Ragwort is the main food plant of the cinnabar moth. It has evolved to use it as a food. It is not poisoned by it. This quote comes a book called The Horse and Pony Care Bible in Association with Horse and Hound published in 2007.

Professor Derek Knottenbelt is quoted as saying: -

`I would not normally advocate the eradication of any species, but this one has nothing to offer. I don't accept that eradicating ragwort would eradicate the Cinnabar Moth, which feeds on it. Ragwort is burgeoning and the Cinnabar is declining. In fact, I believe it is being poisoned. The moth was common throughout the years that ragwort was rare and now that ragwort is widespread, Cinnabar Moths are difficult to find. If we care about the moth, we have to find out why its population is declining in the face of an ad lib supply of "feed'.

This is a crazy thing to say. There are published scientific papers that show that the alkaloids are required for the moth to be stimulated to lay its eggs on the plant (1) and also that the caterpillars require the presence of the alkaloids in order to be stimulated to feed. (2) The evidence shows quite plainly that plant is essential for the moth's survival.

It is also worth mentioning that a proper government scientific survey published in 2007 actually showed significant declines in ragwort, so the evidence shows that ragwort is not burgeoning. Professor Knottenbelt also actually wrote an article himself where he said something rather similar. This is Professor Knottenbelt's article in Country Illustrated magazine.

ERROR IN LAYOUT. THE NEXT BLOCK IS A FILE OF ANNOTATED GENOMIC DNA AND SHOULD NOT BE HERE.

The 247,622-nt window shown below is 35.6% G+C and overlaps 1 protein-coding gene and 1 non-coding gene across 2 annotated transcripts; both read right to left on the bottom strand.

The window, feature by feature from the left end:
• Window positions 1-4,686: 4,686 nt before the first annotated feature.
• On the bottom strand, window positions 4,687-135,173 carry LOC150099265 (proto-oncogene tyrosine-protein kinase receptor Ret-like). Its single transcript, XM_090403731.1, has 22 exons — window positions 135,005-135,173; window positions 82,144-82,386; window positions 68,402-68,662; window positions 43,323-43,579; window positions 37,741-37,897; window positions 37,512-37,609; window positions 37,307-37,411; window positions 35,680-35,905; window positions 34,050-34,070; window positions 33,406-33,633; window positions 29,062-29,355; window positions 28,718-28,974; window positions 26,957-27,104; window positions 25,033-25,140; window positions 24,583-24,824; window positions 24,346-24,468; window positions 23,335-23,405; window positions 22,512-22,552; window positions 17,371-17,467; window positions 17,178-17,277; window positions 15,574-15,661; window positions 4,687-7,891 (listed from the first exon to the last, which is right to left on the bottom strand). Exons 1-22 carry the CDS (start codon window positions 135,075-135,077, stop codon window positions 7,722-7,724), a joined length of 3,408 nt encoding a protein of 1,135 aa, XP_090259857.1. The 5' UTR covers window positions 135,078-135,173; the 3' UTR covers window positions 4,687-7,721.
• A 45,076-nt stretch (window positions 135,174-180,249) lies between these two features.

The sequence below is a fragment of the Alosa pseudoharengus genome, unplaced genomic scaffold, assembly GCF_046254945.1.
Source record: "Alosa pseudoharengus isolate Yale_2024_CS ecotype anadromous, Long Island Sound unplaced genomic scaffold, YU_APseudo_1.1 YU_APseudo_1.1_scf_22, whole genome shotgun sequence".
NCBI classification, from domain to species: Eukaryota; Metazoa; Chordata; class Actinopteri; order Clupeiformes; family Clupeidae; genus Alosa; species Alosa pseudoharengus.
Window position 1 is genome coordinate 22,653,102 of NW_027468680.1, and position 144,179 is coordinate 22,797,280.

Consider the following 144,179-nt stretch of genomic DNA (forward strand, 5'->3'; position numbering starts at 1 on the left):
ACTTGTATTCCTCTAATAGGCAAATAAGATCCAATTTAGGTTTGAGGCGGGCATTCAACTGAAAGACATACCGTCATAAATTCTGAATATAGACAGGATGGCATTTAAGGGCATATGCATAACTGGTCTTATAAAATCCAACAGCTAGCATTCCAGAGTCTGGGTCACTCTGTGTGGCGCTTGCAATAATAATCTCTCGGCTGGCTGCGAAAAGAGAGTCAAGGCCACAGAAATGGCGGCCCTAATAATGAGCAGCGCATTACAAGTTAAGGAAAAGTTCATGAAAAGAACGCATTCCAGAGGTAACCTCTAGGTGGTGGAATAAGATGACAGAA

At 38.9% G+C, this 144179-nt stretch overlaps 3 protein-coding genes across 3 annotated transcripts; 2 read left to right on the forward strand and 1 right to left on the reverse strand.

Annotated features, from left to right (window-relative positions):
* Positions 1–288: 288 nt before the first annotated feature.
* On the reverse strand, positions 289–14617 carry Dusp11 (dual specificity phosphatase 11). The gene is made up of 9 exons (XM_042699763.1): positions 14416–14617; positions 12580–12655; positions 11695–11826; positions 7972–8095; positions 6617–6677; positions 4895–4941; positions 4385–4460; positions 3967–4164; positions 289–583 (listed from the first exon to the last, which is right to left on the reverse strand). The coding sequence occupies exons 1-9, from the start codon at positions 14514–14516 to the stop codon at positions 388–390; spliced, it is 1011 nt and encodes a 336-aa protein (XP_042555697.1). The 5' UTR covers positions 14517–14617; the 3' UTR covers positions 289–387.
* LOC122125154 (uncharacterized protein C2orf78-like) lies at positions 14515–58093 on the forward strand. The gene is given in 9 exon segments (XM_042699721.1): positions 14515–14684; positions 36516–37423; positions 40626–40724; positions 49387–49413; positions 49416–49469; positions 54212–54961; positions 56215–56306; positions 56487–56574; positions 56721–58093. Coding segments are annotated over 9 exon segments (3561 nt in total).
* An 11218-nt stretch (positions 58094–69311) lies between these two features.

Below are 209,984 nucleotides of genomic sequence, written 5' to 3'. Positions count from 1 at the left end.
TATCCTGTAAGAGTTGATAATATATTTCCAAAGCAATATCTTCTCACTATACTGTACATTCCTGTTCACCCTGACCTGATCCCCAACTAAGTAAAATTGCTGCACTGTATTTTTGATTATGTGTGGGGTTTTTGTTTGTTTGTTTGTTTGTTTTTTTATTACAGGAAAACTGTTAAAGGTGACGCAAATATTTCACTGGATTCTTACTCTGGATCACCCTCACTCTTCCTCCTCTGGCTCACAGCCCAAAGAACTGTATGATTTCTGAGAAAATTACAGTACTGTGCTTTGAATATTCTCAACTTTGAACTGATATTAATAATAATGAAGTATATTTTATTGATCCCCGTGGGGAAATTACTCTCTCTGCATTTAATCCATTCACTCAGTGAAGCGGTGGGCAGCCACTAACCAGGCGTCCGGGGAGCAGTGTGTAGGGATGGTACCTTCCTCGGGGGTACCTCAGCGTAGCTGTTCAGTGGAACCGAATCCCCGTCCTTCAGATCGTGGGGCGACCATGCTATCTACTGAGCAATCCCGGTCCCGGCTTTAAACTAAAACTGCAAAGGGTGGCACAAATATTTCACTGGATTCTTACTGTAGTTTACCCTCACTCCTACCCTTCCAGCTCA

The cinnebar[sic] moth has in fact become more rare as ragwort has increased. There is strong evidence that too much ragwort, far from being vital to the moth, may be responsible for its decline.

A similar claim that the plant is poisonous to the moth was made in the Veterinary Times in 2010

Professor Knottenbelt is a well known anti-ragwort campaigner. At the time of writing he is the Scottish chairman of the British Horse Society which is responsible for the publicising of many many falsehoods about ragwort. He is also responsible for the Ragwort South Africa myth claiming the plant is a problem there and may have given people cancer there, when the experts say there is no record of it ever being recorded.

1. Pyrrolizidine alkaloids as oviposition stimulants for the cinnabar moth, Tyria jacobaeae Macel M, Vrieling K. J Chem Ecol. 2003 Jun;29(6):1435-46.
2. Gustatory responsiveness to pyrrolizidine alkaloids in the Senecio specialist, Tyria jacobaeae (Lepidoptera, Arctiidae) E. A. Bernays,T. Hartmann and R. F. Chapman Physiological Entomology Volume 29, Issue 1, pages 67-72, March 2004

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